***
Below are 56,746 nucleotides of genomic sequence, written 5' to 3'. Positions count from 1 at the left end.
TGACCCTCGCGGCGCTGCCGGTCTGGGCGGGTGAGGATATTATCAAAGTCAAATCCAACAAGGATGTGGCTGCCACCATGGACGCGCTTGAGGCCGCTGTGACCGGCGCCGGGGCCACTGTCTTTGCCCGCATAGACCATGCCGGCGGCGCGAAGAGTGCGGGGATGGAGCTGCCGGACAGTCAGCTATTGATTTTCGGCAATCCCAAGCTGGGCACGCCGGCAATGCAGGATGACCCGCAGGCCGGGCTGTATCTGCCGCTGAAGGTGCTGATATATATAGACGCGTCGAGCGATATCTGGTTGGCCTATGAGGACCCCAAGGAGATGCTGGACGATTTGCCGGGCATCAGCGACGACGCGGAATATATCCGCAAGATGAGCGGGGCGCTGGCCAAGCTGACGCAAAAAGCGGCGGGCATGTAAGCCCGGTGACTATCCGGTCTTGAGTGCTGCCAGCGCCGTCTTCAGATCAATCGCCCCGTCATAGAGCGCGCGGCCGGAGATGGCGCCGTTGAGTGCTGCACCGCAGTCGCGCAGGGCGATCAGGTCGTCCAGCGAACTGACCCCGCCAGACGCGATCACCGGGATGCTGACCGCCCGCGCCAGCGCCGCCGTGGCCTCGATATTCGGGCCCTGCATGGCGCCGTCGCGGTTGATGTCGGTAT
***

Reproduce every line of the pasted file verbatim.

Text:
Below are 56,746 nucleotides of genomic sequence, written 5' to 3'. Positions count from 1 at the left end.
TGACCCTCGCGGCGCTGCCGGTCTGGGCGGGTGAGGATATTATCAAAGTCAAATCCAACAAGGATGTGGCTGCCACCATGGACGCGCTTGAGGCCGCTGTGACCGGCGCCGGGGCCACTGTCTTTGCCCGCATAGACCATGCCGGCGGCGCGAAGAGTGCGGGGATGGAGCTGCCGGACAGTCAGCTATTGATTTTCGGCAATCCCAAGCTGGGCACGCCGGCAATGCAGGATGACCCGCAGGCCGGGCTGTATCTGCCGCTGAAGGTGCTGATATATATAGACGCGTCGAGCGATATCTGGTTGGCCTATGAGGACCCCAAGGAGATGCTGGACGATTTGCCGGGCATCAGCGACGACGCGGAATATATCCGCAAGATGAGCGGGGCGCTGGCCAAGCTGACGCAAAAAGCGGCGGGCATGTAAGCCCGGTGACTATCCGGTCTTGAGTGCTGCCAGCGCCGTCTTCAGATCAATCGCCCCGTCATAGAGCGCGCGGCCGGAGATGGCGCCGTTGAGTGCTGCACCGCAGTCGCGCAGGGCGATCAGGTCGTCCAGCGAACTGACCCCGCCAGACGCGATCACCGGGATGCTGACCGCCCGCGCCAGCGCCGCCGTGGCCTCGATATTCGGGCCCTGCATGGCGCCGTCGCGGTTGATGTCGGTAT